St Andrews by the sea, New Brunswick Canada, The Algonquin - Framed Picture - 11" x 14"
St Andrews by the sea New Brunswick Canada The Algonquin - Framed Picture - 11" x 14"
The Canadian Pacific Railway (CPR) negotiated with the Government of the United Kingdom to establish a trans-Pacific steamship routes between Vancouver and the Far East. The trans-Pacific services of Canadian Pacific were begun by Sir William Cornelius Van Horne, the Canadian-American builder of the railroad network in 1887.
Saint Andrews is a town in Charlotte County, New Brunswick, Canada. It is sometimes referred to in tourism marketing by its unofficial nickname "St. Andrews By-the-Sea".
Saint Andrews was founded in 1783 by United Empire Loyalists and named in honour of St Andrews, Scotland. The town is well preserved, with many original buildings still in place (some of which were floated to the town on barges from Castine, Maine at the end of the Revolutionary War). There are many layers of history visible starting from the late 18th century, including the town's well-known formal grid street layout and many historic buildings. Many of the commercial buildings on Water Street date from the 19th century. Between 1820 and 1860, the port of Saint Andrews was used extensively during the Irish Migration. The Irish were first quarantined at Hospital Island, situated a few kilometers in Passamaquoddy Bay. By the 1851 Census, more than 50% of the town's population had been born in Ireland.
The town's first seaside hotel, the Argyll, opened in 1881 followed in 1889 by The Algonquin, a resort situated on a hill overlooking the town, making Saint Andrews Canada's first seaside resort community.
The old-fashioned Argyll burned down in 1892 and was never rebuilt and the Algonquin burned in 1914 but was rebuilt one year later. It remains an iconic symbol of the town.
The Algonquin Resort is a coastal resort hotel in the Tudor Revival style, the hotel is the most famous symbol of St. Andrews and one of the most photographed buildings in the province.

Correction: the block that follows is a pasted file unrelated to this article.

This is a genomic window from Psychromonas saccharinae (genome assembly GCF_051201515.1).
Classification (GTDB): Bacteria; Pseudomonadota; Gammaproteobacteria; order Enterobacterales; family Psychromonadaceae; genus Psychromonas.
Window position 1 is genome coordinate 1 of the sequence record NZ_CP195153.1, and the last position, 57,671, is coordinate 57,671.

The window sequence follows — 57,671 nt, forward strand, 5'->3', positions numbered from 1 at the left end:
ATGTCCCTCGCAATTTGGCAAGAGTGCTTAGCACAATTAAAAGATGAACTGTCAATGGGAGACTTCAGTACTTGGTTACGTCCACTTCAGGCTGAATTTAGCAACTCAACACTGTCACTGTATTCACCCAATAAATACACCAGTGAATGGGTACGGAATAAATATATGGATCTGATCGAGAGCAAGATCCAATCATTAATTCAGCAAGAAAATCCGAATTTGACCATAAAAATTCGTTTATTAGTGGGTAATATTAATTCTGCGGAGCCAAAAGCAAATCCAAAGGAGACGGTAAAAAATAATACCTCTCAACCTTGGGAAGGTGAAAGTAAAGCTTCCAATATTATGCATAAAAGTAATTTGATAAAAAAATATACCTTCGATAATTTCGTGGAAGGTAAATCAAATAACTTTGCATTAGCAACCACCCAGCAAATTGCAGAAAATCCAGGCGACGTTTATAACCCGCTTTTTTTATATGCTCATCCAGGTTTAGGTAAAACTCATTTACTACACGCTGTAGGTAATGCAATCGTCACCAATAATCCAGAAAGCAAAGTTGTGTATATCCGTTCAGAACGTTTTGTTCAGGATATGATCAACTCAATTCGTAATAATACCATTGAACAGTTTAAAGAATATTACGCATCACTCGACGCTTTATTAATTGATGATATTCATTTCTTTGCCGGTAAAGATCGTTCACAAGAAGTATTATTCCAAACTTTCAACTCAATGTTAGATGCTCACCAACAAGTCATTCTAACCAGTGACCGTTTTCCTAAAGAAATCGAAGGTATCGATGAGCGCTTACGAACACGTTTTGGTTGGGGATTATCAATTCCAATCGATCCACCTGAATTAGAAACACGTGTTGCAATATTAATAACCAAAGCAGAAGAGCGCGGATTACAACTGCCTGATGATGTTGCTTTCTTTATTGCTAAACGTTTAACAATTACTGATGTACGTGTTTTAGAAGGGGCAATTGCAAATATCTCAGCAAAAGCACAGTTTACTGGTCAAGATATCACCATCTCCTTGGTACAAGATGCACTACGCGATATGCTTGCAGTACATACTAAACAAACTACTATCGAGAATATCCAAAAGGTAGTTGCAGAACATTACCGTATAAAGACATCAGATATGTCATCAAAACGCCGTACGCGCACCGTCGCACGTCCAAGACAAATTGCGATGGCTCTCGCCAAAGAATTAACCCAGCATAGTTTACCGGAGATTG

The original Algonquin hotel was a massive wooden Shingle Style building built in 1889 by the St. Andrews Land Company, established in 1883 by American businessmen. Designed by a Boston architecture firm, it contained 80 guest rooms and opened in June of that year. By the late 19th century, the residents of St. Andrews and businessmen from Montreal and New England helped to develop the summer tourism that the hotel was creating among residents of humid inland cities of North America. The entire hotel, except for two later wings built in 1908 and 1912, succumbed to a 1914 fire and was destroyed. It was replaced on its same footprint by the present four-story Tudor Revival concrete replacement with a faux half-timbered façade and red slate roof.
One of the original Algonquin's best known attractions was its saltwater baths. Saltwater was pumped from Passamaquoddy Bay to the hotel atop the hill overlooking St. Andrews and held in water tanks in the hotel attic. Guests used bathtubs designed with four taps, two for fresh water and two for saltwater.
The New Brunswick Railway operated the rail line serving St. Andrews. One of the principal private shareholders of the NBR was also the first president of the CPR, George Stephen. Stephen started the process which would see CPR purchase the NBR, as well as build a line across Maine from southern Quebec to connect with the rail network - what would be known as the International Railway of Maine. In 1888, Stephen retired and was replaced by William Cornelius Van Horne, who on July 1, 1890, oversaw the Canadian Pacific Railway's lease of the NBR for 990 years.